Should we do away with kiddie birthday parties?
Five days to go till my boys’ big day. The goodie bags are filled but there is still a cake to bake. I’m glad my boys opted for an indoor play hall as venue. At least I don’t have to worry about the entertainment. I’m also glad that I have to do this only once a year for my two boys – one of the perks of being a mom of twins. Am I in stress? Not really. Everybody’s looking forward to it, actually. Play, eat and play. Three hours of pure fun.
However, it seems that for some parents, preparing a birthday party for kids is kind of stressful. But is it fair to describe the kiddie birthday party “the deepest inner circle of parenting hell” and call for its outright banning? In an article on Reuters Life! earlier this month, Christopher Noxon calls for parents to unite and do away with birthday party blowouts.
He claims that children nowadays are overindulged and are getting more and more difficult to please. Every year, the birthday parties get more and more lavish and the kids expect more and more. The result is insanity for parents as well for the kids, as everybody tries to outdo everybody in having the coolest party. I found this very sad and shocking, and I think he has a point there. But outright banning of birthday parties?
A group of parents and professionals in St. Paul, Minnesota organized a group that advocates “Birthdays Without Pressure.” In there website they list examples of kiddie parties that are a quite over the top – from week-long parties with rented wild animals, to those which cost millions of dollars, to those which cause Mommy to have a nervous breakdown. They also cite the reasons why parties have gone out of control (MTVs’ “My Super Sweet 16“!!!) and what are the alternatives.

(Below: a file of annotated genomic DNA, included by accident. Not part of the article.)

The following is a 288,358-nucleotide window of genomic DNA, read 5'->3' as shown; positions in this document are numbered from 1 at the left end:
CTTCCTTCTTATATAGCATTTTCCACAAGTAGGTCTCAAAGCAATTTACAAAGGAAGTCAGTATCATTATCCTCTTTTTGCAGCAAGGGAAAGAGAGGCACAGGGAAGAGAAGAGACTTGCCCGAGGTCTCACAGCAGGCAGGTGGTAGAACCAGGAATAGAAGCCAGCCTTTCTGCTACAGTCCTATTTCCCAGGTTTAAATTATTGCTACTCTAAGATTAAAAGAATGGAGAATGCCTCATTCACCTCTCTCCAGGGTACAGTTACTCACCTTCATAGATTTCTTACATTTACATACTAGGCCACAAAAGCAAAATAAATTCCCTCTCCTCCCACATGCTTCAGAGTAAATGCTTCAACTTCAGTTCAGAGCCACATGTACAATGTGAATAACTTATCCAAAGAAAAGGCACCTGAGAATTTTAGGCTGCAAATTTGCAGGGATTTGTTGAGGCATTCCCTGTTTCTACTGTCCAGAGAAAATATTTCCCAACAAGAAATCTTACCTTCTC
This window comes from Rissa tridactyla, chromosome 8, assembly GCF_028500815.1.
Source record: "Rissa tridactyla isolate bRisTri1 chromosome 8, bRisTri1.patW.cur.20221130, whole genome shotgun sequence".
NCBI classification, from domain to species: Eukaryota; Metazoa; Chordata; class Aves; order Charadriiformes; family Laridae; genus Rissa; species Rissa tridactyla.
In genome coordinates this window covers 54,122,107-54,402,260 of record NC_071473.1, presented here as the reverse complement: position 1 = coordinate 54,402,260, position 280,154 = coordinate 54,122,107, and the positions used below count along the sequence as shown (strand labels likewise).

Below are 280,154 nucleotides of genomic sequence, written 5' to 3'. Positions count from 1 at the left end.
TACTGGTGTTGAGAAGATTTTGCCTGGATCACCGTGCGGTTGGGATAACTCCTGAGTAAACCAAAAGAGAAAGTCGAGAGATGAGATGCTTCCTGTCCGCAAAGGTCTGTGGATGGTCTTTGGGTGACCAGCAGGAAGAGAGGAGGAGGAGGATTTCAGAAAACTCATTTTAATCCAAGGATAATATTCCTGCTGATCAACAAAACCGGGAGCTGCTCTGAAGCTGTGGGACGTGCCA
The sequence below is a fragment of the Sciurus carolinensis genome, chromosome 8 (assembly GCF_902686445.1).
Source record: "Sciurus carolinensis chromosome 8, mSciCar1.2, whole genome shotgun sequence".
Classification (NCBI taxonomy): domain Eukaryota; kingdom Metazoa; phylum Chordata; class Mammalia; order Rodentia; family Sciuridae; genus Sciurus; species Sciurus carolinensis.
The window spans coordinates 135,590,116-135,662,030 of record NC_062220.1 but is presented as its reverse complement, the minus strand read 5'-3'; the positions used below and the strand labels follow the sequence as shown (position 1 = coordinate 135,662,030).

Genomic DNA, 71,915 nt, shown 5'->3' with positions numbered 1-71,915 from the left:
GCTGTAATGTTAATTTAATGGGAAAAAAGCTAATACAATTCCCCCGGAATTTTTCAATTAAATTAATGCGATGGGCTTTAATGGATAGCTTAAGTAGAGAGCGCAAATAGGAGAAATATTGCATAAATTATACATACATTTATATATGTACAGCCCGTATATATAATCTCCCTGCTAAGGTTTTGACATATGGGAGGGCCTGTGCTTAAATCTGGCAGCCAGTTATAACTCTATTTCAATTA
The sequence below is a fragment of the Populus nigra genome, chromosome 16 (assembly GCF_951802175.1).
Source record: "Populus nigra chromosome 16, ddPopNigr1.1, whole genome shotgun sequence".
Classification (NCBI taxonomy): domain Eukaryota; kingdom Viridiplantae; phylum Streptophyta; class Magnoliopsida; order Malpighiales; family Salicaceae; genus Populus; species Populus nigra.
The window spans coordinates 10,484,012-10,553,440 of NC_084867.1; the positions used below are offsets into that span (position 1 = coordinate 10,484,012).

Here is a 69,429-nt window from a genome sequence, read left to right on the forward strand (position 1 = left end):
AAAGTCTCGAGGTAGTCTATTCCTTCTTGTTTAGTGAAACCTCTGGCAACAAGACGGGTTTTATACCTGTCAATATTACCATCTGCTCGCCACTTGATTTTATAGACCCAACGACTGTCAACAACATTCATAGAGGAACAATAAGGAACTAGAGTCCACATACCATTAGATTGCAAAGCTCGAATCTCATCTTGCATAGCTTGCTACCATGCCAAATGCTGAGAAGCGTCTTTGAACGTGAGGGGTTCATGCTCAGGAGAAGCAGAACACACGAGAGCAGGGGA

My boys (alone or both) have been to 4 different parties since April and I am glad to say that all the parties were down-to-earth and easy going.
On the average, they lasted for 2.5 hours, with a maximum of 15 children. Cake and fruit drinks are the normal fare – no more, no less. Moms and Dads have the option to stay or stay away. Most of the time, we stay away. Kids’ parties are for kids – unless the mom of the bday child is a good friend who might need a hand. At pick up time, we always thank the parents for “babysitting” for a couple of hours. And we make sure we return the favor.
My boys love these birthday parties and they always have lots of fun. I have never heard them (or of any kid in our circle, for that matter) complaining about the quality of the party, the gifts, and the goody bags.
I got to wonder: are these “pressure parties” described in the site typically American or are we not just part of the “in” crowd in our city of residence (Zurich)? If so, I wouldn’t care to part of that crowd anyway.
Christopher Noxon says that in the end, the kids are not to blame but the adults themselves. I think he is right. If we drive ourselves to a nervous breakdown and bankruptcy for a kiddie party, then there is really something wrong with us and our society.
So how do you celebrate your kids’ birthday? Do you feel “pressured” to compete